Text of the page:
Hey Travis, I've come over from Wood. Looks good so far. I just wanted to mention, sawdust was used to pack dynamite, nitro, fireworks (torpedos & cherry bombs).

  9. #9
    Glad to have you Ron. I think you will like it over here, very low key and yet informative. Yes you can actually write about Radial Arm Saws and NOT get blasted by anyone. And one other thing about this place. I know you always had this beef about Wood not having an Off-Topic area, well they got one on here!!

    As for the dynamite, I forgot about that. Its not that uncommon to find around here. Just last year my Uncle sold his house and old shop. I was talking with the new owner and realized he had some rambunctios boys 10-15 years old. I nonchalantly reaced up into the upstairs stringers and pulled out a box of detonators. Close behind was a box of dynomite. It was probably best that the boys did not get ahold of that.

    It was funny too because I just put the stuff in my truck and kind of forgot about it. Then one day I went into Walmart and realized if someone walked by, saw that, the police and Fire Dept would freak so I covered it with a shirt. That was only marginally better because if I ever got in an car accident...I know, I know, the fire wouldn't set it off, but the impact might. Its stored in relative stafety now.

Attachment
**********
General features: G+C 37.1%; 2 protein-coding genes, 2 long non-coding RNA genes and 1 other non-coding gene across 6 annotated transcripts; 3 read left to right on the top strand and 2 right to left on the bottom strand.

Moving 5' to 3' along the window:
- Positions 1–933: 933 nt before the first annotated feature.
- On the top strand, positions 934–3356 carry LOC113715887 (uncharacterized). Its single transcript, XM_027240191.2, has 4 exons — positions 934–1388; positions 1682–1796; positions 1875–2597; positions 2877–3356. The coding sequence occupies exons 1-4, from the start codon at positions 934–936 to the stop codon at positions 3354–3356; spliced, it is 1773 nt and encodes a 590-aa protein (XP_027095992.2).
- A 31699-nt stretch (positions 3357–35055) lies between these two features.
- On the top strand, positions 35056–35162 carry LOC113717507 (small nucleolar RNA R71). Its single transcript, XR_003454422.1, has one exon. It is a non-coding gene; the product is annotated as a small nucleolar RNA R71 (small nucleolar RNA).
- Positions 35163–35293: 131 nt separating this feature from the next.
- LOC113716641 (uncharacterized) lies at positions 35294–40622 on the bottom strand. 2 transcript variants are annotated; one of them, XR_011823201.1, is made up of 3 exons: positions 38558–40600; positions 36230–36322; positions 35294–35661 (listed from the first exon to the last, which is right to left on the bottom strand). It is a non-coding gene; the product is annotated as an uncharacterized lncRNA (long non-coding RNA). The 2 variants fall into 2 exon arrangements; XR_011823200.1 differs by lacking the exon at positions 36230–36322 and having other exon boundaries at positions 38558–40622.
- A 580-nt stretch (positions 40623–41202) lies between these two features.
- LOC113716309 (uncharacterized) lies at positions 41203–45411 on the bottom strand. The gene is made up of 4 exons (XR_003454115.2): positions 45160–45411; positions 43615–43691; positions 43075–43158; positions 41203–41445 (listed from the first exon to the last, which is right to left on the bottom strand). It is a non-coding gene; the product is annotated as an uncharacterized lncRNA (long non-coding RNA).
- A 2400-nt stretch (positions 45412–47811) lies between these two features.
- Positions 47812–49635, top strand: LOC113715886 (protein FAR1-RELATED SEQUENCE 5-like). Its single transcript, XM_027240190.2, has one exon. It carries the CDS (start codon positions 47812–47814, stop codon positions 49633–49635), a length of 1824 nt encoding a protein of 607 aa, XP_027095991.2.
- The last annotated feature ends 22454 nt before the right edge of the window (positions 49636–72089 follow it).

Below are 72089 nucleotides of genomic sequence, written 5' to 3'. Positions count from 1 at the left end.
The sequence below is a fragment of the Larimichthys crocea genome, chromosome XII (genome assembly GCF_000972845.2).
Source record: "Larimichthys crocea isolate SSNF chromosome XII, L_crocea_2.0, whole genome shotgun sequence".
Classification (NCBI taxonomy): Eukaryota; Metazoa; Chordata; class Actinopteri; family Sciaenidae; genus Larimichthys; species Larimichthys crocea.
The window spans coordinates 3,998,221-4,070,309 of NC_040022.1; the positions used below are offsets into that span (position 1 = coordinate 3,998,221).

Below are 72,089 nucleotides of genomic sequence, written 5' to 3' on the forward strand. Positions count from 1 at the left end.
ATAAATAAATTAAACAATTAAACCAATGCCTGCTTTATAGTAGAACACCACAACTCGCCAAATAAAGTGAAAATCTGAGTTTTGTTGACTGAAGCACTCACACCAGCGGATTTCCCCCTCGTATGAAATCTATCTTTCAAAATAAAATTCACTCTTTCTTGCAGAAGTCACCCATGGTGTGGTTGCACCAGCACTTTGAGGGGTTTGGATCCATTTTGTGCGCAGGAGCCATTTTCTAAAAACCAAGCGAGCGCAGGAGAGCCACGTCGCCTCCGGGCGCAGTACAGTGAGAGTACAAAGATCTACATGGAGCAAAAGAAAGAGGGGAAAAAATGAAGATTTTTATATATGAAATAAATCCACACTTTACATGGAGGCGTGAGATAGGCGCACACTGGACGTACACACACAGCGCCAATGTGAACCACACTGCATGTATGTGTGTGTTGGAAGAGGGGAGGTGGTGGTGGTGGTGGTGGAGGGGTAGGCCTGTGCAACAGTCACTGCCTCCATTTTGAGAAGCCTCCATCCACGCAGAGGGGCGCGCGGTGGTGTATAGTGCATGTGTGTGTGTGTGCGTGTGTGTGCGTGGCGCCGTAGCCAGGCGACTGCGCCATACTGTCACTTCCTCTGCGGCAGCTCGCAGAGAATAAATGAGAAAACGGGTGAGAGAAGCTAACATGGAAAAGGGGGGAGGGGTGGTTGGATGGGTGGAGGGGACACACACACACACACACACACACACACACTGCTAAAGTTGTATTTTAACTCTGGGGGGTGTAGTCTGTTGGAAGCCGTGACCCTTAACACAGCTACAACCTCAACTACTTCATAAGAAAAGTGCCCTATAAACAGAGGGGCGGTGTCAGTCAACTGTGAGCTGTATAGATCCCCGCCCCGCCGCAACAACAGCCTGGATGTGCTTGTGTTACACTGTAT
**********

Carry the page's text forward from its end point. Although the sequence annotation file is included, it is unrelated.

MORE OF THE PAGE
As for Dynamite, my Grandfather remembers buying it at the hardware store. He loved the stuff. He once had a big rock that was in the pasture, but too close to the house to blow to smetherines. It was also too big for his tractor to push. So he put a quarter stick under one side and flopped it over. He kept doing that until it was far enough away from the house to blast into a million pieces.

    I better stop the dynamite stories now. Our family history with this stuff is very long, and while some of the stories are downright hilarious, I think my Grandfather is the ONE reason why you can't buy the stuff at the hardware store anymore.
    I have no intention of traveling from birth to the grave in a manicured and well preserved body; but rather I will skid in sideways, totally beat up, completely worn out, utterly exhausted and jump off my tractor and loudly yell, "Wow, this is what it took to feed a nation!"

  10. #10
    Join Date
    Oct 2006
    Location
    ozarks
    Posts
    4,992
    when i was growin` up we dug foundations with 10x...a backhoe was only used to scrape out the rubble.......corner posts......same way blast a hole, set the post and pour concrete...never the pre mix and always in a barrow....nowadays if a fellow even trys to buy caps he`ll be under the watchfull eye of big brother
    [SIZE="1"] associated with several importers and manufacturers.[/SIZE]